So I get to work with my friend and colleague Igor Grossman and he’s been doing a bunch of work. Of importance to our discussion is his work with Kross in 2011. It’s called the “Solomon effect”. Here’s what you do. You ask an individual so describe a horrible problem that they are facing. Then you ask them to re-describe their problem from a third person perspective, of them from above. What reliably happens is people get systematic insight into their problem and they become more capable of “wise reasoning” as referred to by Igor. The view from above allows them to restructure what they find salient and relevant. They alter their identity because they’re doing it from a third person perspective. They get a powerful systematic insight and then their reasoning becomes efficacious. The reasoning comes after the transformation.
Finally, and this goes with the awe and wonder, there’s the work of Frederiksen and the broaden and build model. These kinds of, what are called epistemic emotions, like awe and wonder broaden your attention, they transform your salience landscaping, and they build your skills. That’s why we have these emotions. That’s what they’re there for.
So, four lines of evidence as to why the view from above would be efficacious and, therefore, how it is efficacious and how it addresses the problem of how to go through transformation when we can’t reason our way through it. It is a spiritual exercise, it’s different from discourse. That’s why Epictetus said that philosophy is not just about the discourse. That’s not Stoicism.
But here’s the problem. Thomas Nagel in two places, first in an article in 1971 called “The Absurd” and then later in a book called “The View From Nowhere” brought up this problem. I can do the view from above and I go above the Earth and then maybe the solar system and the Galaxy. Then I can move to a perspective that is isometric with the entire universe and that’s the view from nowhere. You know what people experience when they get to the view from nowhere? They don’t say “Wow! This is great”, they say “It’s all meaninglessness. It’s absurd”. This is called “cosmic absurdity”. Let’s get into what everyday absurdity is so that we can understand cosmic absurdity.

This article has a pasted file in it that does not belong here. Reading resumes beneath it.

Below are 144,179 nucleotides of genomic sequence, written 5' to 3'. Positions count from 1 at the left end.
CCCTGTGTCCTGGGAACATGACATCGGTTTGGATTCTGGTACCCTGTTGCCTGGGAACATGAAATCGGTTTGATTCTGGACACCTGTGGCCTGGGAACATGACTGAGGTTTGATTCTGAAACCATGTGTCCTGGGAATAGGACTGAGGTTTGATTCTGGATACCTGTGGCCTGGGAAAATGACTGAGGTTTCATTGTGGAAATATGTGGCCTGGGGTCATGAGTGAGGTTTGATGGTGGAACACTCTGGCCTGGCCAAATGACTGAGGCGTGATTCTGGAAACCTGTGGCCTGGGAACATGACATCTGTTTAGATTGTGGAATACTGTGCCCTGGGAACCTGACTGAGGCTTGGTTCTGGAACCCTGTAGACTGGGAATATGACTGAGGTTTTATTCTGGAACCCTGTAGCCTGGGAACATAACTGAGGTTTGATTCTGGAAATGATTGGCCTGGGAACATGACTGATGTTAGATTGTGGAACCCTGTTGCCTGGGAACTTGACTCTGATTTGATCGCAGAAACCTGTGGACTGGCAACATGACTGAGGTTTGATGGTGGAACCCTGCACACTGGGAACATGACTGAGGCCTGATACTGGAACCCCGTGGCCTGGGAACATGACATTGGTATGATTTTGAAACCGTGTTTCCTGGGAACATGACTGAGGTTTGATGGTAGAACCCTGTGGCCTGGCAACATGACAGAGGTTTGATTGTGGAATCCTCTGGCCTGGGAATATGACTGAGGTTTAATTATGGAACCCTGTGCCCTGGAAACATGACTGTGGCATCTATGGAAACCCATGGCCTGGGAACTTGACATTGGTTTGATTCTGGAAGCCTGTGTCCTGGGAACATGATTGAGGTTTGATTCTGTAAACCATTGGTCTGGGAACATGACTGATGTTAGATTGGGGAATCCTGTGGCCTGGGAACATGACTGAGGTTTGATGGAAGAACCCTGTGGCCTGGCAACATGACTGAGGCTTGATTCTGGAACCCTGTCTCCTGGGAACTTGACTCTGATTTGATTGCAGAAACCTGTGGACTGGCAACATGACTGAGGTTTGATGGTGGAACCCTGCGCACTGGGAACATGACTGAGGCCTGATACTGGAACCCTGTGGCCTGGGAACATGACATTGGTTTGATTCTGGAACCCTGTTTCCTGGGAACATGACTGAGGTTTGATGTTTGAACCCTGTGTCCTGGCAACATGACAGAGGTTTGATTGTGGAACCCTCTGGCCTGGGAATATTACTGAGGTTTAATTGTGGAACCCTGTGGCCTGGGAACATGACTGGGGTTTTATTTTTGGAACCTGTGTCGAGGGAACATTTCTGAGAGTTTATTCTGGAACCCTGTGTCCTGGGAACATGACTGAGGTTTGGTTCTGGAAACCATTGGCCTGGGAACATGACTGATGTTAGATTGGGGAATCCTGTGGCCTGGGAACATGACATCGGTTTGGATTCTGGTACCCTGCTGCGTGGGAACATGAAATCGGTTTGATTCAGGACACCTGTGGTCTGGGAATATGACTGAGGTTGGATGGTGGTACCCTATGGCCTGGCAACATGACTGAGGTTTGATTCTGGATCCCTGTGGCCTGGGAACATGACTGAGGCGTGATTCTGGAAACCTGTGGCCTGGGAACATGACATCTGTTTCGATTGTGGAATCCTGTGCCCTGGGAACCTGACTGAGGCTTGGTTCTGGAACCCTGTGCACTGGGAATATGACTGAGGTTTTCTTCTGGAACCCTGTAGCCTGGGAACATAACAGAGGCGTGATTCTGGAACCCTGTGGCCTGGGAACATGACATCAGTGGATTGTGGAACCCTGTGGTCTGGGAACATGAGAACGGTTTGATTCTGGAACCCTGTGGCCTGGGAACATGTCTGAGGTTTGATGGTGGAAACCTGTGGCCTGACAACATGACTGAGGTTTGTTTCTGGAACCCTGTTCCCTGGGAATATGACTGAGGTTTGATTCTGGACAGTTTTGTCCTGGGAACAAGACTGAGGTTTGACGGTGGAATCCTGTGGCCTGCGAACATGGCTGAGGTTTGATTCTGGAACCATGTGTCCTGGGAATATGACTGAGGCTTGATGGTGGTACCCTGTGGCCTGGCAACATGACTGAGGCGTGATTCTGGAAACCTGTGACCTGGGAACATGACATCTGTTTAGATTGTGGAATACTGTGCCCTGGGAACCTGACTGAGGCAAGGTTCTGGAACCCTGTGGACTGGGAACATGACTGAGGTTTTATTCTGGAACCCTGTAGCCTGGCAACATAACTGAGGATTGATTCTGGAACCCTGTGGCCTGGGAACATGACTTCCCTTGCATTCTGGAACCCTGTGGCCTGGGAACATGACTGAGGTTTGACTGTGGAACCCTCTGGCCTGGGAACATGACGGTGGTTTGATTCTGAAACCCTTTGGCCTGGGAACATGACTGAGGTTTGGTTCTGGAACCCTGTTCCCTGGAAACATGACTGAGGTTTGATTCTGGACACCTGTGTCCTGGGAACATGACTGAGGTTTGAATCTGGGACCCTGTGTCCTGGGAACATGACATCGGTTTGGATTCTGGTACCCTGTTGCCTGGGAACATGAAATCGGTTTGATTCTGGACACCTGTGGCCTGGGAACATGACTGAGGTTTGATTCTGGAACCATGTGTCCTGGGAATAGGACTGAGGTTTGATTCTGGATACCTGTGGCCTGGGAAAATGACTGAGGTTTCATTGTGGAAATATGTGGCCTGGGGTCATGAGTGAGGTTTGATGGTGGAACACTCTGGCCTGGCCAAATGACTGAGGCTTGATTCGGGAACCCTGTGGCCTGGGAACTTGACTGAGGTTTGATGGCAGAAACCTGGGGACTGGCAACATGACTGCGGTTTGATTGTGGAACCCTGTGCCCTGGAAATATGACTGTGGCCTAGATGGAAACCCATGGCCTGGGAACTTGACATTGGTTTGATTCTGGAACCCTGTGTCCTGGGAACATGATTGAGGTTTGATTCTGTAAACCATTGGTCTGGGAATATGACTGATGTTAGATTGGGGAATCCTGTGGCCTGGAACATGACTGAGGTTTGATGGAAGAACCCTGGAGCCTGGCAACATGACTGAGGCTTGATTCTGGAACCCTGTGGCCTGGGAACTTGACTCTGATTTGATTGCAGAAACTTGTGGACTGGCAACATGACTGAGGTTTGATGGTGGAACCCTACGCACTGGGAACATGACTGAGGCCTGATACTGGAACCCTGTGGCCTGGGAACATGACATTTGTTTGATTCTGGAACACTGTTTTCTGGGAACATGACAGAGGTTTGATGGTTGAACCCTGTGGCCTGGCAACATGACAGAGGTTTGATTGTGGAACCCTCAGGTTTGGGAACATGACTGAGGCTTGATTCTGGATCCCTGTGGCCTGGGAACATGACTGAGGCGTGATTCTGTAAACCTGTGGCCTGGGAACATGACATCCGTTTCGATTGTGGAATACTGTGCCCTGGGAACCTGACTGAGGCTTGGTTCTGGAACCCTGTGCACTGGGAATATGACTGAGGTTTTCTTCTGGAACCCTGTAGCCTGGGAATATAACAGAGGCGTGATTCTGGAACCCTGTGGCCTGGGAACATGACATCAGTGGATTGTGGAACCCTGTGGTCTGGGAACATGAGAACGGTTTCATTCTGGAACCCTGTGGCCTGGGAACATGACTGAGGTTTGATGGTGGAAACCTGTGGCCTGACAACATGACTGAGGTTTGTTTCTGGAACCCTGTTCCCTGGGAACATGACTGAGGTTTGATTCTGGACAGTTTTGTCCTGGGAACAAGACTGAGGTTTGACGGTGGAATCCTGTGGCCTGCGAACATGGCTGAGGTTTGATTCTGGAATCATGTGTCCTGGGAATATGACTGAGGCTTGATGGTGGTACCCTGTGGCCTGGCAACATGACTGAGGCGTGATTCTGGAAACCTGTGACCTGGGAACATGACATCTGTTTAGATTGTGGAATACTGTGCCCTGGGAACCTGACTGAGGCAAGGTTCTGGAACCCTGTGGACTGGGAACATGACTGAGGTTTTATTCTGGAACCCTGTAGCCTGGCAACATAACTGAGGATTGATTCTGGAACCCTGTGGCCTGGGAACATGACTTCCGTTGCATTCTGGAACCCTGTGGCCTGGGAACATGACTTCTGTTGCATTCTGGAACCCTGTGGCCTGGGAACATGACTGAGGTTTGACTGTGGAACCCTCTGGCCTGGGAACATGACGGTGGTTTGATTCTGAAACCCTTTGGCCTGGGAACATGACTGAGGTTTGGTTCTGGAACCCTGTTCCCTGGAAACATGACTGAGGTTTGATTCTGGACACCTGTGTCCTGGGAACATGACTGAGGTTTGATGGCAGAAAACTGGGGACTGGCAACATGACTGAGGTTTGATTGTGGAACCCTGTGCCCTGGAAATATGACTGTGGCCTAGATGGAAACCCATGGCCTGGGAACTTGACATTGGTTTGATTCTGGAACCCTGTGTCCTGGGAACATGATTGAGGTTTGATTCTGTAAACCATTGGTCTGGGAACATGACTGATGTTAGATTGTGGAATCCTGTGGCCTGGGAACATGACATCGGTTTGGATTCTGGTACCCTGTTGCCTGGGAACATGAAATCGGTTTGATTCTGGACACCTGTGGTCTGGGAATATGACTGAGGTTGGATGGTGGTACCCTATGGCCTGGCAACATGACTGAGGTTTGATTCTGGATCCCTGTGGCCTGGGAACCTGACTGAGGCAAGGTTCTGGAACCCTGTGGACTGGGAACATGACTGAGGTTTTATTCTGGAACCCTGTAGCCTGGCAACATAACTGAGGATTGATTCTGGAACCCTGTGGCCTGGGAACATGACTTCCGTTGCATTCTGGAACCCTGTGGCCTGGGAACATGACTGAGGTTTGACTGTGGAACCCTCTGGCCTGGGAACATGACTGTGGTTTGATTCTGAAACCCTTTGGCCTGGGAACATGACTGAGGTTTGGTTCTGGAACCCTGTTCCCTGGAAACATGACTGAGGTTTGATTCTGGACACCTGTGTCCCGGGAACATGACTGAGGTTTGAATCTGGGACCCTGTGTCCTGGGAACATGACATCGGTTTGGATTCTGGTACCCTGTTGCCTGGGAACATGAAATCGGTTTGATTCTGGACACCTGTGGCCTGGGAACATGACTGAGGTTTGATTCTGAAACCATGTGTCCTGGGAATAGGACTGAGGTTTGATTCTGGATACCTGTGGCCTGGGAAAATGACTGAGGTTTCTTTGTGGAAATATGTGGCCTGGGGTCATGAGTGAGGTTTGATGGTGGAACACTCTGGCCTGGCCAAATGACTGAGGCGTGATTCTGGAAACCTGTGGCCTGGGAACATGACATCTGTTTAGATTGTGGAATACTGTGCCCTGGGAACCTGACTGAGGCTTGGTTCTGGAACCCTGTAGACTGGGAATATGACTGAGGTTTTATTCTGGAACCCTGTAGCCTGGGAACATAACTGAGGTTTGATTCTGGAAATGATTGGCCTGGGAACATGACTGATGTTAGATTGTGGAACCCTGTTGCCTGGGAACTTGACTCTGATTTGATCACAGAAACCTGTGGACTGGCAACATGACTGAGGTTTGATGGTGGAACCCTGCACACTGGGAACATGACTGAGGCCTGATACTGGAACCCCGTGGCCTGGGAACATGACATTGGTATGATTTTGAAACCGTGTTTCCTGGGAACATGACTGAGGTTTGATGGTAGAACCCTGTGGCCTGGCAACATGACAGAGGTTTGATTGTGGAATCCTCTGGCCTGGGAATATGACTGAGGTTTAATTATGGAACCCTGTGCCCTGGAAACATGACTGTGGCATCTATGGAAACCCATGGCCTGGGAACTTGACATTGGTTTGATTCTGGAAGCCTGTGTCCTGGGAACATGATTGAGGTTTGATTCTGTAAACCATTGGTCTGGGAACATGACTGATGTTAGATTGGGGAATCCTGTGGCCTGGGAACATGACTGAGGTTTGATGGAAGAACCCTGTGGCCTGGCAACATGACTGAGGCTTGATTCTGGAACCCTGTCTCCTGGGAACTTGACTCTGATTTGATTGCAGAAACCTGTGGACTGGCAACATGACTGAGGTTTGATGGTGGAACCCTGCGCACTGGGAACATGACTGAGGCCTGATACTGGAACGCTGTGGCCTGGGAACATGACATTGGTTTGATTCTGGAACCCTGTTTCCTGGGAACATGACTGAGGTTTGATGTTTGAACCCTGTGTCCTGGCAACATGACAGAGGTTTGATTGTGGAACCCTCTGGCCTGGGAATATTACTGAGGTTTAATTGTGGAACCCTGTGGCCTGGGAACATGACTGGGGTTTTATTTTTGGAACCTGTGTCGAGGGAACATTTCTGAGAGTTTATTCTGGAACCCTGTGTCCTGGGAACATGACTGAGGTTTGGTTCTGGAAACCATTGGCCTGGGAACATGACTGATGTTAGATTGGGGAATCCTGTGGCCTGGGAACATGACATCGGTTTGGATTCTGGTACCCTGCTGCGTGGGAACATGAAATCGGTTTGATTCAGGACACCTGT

So, Nagel gives us a wonderful example. Notice when he wrote was 1971 and 1980 – the dark time before Star Trek cell phones. When your phone was in a place and you left it there and you had to return to your phone at different times. Here’s the example. Tom has been working himself up all day to call Susan. So he calls Susan and he hears the phone be picked up and he says “ Susan, don’t say anything! I just got to tell you I love you! I love you! I really care about you”. Then he hears “BEEP! Susan is not here right now. Please leave a message”. He sort of laughs but there is also a sense of pathos. I noticed first of all is there’s humor there, and what’s humor? Humor is about a clash of perspective that gets resolved with play. So, absurdity is when we have a clash of perspectives that we can’t resolve with play.
What’s happening with Tom? Tom has this one perspective, this one salience landscape and this particular agency. He is Susan’s future lover and this identity is taking shape and the salience landscape is there. Then this other perspective, a third person in personal perspective, slams into his perspective, the perspective of the machine. Those two perspectives don’t jive, there’s perspectival clash. When you go to the view from nowhere and then you compare it to your life right here right now you experience the greatest perspectival clash you’ll ever experienced. That’s cosmic absurdity.